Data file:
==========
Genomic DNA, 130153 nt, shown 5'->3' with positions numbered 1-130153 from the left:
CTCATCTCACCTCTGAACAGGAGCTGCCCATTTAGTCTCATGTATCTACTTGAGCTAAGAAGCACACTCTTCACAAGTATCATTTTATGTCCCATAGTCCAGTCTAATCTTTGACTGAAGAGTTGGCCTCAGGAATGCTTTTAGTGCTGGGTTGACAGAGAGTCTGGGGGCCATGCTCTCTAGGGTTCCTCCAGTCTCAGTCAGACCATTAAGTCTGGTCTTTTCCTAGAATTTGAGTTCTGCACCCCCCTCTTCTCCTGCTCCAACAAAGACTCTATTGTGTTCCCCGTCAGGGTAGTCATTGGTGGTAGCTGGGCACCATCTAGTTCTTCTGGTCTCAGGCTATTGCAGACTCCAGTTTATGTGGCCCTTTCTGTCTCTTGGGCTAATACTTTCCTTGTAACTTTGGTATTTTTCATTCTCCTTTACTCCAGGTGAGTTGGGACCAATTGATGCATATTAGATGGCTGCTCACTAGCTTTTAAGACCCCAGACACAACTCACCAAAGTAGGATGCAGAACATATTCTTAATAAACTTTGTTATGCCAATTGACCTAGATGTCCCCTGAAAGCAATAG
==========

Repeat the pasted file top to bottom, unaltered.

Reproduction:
Genomic DNA, 130153 nt, shown 5'->3' with positions numbered 1-130153 from the left:
CTCATCTCACCTCTGAACAGGAGCTGCCCATTTAGTCTCATGTATCTACTTGAGCTAAGAAGCACACTCTTCACAAGTATCATTTTATGTCCCATAGTCCAGTCTAATCTTTGACTGAAGAGTTGGCCTCAGGAATGCTTTTAGTGCTGGGTTGACAGAGAGTCTGGGGGCCATGCTCTCTAGGGTTCCTCCAGTCTCAGTCAGACCATTAAGTCTGGTCTTTTCCTAGAATTTGAGTTCTGCACCCCCCTCTTCTCCTGCTCCAACAAAGACTCTATTGTGTTCCCCGTCAGGGTAGTCATTGGTGGTAGCTGGGCACCATCTAGTTCTTCTGGTCTCAGGCTATTGCAGACTCCAGTTTATGTGGCCCTTTCTGTCTCTTGGGCTAATACTTTCCTTGTAACTTTGGTATTTTTCATTCTCCTTTACTCCAGGTGAGTTGGGACCAATTGATGCATATTAGATGGCTGCTCACTAGCTTTTAAGACCCCAGACACAACTCACCAAAGTAGGATGCAGAACATATTCTTAATAAACTTTGTTATGCCAATTGACCTAGATGTCCCCTGAAAGCAATAG